As for the cost of money involved, there is usually a variable interest rate for interim financing with a higher rate paid on the interim loan correlating to a better rate deal on the permanent financing. Borrowers make interest-only payments during the construction; the full amount is only due after the project’s completion.
Start-up construction costs are covered as part of the initial funding; thereafter, the lender will usually require a copy of the building permit as well as a set percentage of the construction being completed before any more money will be released. How does the lender determine this percentage?
During construction, representatives of the lender will inspect the construction site. These are usually supplied by third party companies who specialize in this type of work.
The lender’s inspector will approve distribution of funds for “board and nails” costs based upon an inspected percentage of construction completed. In this way, the lender protects itself against a stalled or out-of-control project by staggering the amount of loan monies released in tandem with the construction’s progress. Lenders will also provide deposits for those items that require custom craftsmanship — such as windows, doors, flooring, and custom lighting.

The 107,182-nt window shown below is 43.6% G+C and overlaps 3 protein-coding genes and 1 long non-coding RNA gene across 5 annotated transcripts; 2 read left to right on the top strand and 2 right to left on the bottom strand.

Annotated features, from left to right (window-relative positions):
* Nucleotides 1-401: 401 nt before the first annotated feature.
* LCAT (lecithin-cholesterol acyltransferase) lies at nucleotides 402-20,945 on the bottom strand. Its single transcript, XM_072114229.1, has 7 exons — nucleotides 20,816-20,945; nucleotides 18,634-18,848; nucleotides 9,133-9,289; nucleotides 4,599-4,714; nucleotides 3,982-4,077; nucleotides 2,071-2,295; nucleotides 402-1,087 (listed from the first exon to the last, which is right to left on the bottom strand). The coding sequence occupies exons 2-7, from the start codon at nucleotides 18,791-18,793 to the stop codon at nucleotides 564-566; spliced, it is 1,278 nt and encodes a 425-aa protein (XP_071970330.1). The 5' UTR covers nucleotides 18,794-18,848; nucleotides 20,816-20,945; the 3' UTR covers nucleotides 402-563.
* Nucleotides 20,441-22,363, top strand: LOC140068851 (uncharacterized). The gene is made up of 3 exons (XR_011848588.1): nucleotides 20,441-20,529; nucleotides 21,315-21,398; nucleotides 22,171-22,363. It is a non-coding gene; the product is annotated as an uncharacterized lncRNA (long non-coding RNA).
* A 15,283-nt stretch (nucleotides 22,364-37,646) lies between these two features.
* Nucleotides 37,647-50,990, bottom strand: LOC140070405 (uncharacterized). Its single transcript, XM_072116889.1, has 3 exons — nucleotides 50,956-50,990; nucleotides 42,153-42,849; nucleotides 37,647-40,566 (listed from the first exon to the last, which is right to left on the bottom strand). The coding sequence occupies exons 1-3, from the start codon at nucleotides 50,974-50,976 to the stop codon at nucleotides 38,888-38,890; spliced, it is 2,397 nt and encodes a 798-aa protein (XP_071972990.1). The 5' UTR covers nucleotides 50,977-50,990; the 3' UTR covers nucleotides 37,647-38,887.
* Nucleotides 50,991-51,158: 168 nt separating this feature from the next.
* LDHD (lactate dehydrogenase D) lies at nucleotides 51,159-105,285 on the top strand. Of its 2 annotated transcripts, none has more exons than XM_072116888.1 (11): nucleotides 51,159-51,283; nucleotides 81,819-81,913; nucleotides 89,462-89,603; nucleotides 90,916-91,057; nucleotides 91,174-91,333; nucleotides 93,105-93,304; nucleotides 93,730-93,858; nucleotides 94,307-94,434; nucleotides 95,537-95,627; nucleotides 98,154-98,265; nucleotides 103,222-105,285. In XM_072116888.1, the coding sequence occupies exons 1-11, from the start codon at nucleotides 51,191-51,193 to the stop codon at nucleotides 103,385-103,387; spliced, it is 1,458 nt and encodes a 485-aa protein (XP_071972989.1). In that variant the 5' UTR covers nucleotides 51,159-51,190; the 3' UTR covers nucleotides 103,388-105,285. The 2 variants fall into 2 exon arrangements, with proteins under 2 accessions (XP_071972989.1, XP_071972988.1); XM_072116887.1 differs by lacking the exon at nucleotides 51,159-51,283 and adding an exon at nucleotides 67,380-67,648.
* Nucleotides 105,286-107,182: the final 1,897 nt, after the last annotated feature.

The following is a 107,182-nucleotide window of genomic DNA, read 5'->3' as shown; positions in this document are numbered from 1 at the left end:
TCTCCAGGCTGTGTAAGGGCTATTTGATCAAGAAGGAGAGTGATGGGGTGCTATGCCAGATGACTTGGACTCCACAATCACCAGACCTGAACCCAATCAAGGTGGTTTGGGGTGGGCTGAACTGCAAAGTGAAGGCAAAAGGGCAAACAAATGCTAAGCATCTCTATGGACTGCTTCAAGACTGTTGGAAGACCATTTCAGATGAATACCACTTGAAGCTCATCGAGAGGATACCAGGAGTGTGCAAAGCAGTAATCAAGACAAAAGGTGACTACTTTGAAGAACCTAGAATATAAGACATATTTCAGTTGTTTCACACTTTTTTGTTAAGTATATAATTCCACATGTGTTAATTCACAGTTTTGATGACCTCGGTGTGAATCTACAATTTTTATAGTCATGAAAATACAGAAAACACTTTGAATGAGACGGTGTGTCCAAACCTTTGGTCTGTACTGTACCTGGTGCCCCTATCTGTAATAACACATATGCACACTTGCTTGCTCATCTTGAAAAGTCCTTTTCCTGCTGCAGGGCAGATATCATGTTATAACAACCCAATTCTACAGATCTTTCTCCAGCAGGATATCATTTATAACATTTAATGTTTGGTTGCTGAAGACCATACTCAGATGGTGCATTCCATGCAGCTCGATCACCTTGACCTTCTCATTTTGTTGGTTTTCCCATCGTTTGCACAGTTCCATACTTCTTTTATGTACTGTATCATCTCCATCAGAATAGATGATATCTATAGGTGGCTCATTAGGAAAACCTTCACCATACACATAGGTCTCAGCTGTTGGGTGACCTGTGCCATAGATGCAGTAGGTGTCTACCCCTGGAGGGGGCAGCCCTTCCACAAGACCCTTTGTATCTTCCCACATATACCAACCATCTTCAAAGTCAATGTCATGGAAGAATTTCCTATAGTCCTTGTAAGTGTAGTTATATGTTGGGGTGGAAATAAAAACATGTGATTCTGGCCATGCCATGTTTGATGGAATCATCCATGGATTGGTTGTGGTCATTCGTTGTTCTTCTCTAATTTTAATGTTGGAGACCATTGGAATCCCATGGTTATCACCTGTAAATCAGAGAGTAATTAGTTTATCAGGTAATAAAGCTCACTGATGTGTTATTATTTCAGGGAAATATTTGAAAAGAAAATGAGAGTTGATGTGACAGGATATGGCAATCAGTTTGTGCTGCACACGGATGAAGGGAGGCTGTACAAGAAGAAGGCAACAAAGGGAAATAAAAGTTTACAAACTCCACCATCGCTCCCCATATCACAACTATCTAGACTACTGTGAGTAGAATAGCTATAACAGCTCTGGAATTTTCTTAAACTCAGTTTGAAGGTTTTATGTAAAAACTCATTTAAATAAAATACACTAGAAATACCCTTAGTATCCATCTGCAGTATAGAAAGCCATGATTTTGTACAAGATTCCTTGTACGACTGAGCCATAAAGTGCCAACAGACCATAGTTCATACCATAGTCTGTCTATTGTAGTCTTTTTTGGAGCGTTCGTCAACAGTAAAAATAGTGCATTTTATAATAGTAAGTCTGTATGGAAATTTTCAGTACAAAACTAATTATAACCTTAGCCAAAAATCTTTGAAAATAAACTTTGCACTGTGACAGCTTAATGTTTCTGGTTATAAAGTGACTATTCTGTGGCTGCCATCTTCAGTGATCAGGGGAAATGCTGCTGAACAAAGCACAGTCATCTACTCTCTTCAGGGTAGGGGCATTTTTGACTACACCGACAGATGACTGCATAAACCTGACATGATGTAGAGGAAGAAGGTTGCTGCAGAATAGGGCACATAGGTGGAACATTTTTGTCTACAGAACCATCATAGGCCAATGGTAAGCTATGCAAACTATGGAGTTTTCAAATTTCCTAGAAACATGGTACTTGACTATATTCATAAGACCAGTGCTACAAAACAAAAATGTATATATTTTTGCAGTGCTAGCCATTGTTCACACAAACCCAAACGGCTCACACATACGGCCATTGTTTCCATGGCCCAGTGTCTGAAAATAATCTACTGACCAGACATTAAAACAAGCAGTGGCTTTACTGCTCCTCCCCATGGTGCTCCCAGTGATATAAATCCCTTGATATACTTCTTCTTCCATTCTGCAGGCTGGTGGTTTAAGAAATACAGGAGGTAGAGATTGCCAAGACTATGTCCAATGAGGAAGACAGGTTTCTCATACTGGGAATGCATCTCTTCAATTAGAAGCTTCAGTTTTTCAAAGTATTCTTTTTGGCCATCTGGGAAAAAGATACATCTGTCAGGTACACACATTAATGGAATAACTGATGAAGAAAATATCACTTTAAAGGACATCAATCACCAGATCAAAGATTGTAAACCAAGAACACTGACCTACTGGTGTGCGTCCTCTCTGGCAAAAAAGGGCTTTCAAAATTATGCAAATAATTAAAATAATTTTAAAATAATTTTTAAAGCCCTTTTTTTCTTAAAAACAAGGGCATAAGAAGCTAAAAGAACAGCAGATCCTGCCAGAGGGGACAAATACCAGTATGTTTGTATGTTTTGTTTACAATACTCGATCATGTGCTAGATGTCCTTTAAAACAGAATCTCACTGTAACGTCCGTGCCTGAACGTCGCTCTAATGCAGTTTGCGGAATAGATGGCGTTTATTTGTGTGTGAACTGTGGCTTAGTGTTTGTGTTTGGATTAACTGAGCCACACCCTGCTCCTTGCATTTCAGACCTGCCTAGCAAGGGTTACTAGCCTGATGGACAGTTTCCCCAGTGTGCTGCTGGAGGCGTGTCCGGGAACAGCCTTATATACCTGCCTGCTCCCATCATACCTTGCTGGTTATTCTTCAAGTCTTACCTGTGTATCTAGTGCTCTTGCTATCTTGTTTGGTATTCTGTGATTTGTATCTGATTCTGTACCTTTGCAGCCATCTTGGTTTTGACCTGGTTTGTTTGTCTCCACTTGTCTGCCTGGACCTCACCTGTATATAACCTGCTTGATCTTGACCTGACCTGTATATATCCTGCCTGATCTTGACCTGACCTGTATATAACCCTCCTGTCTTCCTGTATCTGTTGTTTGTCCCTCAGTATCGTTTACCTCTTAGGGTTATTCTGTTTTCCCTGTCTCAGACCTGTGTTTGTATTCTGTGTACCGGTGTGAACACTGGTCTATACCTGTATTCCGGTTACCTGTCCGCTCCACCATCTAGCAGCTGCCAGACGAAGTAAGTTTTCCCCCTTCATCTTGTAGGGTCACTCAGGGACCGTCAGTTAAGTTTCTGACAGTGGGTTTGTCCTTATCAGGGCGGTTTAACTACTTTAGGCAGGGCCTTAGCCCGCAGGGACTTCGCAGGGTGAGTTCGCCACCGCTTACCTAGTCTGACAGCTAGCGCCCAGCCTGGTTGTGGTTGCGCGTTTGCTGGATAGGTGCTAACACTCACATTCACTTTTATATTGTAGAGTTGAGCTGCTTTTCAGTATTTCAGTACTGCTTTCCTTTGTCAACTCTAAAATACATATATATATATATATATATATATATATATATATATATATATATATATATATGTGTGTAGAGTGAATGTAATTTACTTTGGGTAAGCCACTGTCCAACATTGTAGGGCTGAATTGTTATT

As construction progresses, financing continues on a step-by-step basis. Usually, lenders issues two draws per month, based upon their inspector’s recommendations.
The final 10% of the interim construction loan is usually held by the lender at the end of the project until verification is provided that no liens exist against the property and that the owner has good and proper title. This may also be contingent upon providing proof that long-term financing is in place to cover the amount of the interim construction loan. At that time, the remainder of the loan is funded, and the entirety of the interim financing will thereafter be due, in lump sum, on a specific date – usually within three years of the signature date on the loan documents.
B. Long Term Real Estate Loans – Residential and Commercial
For any loan secured by land (and its improvements) as its collateral, there are two basic distinctions: residential real estate loans are treated differently than commercial ones. As for the lenders, there are a wide variety of financial sources who view real estate loans as worthy investments because of the interest income they provide over time. Real estate loans have been financed by private individuals, as well as banks, savings & loan associations, credit unions, mortgage bankers, pension funds, and insurance agencies.
1. Residential Real Estate Loans